We then headed for the American cemetery…except we didn’t get very far because, suddenly, appearing out of nowhere, we found a cidre farm which sold, obviously, cidre as well as Calvados and pommeau. The Weasels went mad and, like the other people there before us, bought as much liquid as could fit in the two cars. It was a sizeable stash of the (very) good stuff.

The chap who owns and runs the place told us that he has taken over from his father who took over from his father. We told him he needed a bigger sign but he shook his head, smiling broadly. His outbuildings interested people enough to stop then peek around at the small sign and enticed them in. He was happy with the level of customers he had. He didn’t need to advertise on the moon.

Exhausted by our wondrous good luck, we stopped at a nearby aire de repose and had cheese and Jesus for lunch among the hedges. Incidentally, I feel I should point out that the aforementioned hedges actually hid a very adequate toilet…or so Lorna swore.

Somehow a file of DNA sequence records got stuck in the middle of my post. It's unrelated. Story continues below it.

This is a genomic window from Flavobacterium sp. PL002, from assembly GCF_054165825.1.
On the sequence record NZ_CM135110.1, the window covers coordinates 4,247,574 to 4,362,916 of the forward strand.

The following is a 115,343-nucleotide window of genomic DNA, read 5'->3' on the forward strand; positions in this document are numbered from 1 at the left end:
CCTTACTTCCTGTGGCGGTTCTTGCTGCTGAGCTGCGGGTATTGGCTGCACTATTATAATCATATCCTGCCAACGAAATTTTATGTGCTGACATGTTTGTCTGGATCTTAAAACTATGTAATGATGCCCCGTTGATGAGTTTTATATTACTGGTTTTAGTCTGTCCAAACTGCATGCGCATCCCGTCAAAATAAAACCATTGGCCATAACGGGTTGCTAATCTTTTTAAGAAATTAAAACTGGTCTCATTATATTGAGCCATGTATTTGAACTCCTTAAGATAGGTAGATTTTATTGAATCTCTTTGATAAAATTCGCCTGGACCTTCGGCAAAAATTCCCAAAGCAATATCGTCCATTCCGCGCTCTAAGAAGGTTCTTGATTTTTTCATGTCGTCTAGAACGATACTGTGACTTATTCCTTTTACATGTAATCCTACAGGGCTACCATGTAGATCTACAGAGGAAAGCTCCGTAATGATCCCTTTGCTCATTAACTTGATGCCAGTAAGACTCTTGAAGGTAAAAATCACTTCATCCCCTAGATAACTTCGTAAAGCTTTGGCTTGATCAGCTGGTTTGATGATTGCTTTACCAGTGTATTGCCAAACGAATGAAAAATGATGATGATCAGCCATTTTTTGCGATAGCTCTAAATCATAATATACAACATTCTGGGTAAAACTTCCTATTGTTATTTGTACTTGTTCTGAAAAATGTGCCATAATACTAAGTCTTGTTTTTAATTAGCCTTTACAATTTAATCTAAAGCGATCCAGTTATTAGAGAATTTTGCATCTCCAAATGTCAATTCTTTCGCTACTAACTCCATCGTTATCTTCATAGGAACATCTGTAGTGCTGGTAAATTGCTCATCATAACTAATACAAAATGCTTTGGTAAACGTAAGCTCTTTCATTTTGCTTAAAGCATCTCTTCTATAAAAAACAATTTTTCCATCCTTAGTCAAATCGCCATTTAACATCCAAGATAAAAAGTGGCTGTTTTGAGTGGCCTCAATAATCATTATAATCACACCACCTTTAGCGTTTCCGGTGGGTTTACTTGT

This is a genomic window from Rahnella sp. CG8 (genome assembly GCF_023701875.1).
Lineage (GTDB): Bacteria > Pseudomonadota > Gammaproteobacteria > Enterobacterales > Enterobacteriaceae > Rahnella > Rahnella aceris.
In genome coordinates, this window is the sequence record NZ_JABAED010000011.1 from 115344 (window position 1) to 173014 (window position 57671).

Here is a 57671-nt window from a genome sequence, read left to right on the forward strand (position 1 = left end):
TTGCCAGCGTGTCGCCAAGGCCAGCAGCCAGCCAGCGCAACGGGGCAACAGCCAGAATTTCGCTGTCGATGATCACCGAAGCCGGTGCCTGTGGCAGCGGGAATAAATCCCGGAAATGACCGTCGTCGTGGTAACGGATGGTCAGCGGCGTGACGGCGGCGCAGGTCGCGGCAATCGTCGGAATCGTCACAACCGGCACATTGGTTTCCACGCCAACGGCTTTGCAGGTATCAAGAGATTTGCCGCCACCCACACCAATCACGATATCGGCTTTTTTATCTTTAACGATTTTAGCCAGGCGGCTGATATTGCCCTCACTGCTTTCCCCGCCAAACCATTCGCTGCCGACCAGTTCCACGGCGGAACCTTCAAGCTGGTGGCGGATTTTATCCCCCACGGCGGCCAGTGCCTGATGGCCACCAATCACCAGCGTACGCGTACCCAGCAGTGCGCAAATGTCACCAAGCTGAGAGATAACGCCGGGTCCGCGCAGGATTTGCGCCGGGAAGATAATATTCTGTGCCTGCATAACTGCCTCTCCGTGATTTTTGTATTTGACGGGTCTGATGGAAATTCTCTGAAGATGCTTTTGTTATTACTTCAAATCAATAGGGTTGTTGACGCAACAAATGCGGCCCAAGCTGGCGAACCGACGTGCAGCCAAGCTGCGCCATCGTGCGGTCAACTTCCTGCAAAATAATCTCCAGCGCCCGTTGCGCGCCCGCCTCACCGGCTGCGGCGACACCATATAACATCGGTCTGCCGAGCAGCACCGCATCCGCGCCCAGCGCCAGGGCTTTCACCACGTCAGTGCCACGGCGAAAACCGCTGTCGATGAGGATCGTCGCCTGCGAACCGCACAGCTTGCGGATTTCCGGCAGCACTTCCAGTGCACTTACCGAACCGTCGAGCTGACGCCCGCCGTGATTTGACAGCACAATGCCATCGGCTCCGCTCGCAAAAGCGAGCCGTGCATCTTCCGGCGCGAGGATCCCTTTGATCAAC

Back on the road we reached the American Cemetery in time to see the lowering of the flag. While very solemn and attended by a whole load of attentive spectators, mostly American, the recorded four gun salute and  bugle we felt was quite disrespectful. A lot of the people visiting didn’t seem to mind terribly much (most of them were recording it after all) but we felt it devalued the sacrifice we were all supposed to be honouring. Why not a real gun? Why not a real bugler? Surely that can’t be so difficult. A local scout group perhaps, could do it as a sort of small gift back from the French. I don’t know but we all agreed it left you feeling a bit flat and distasteful.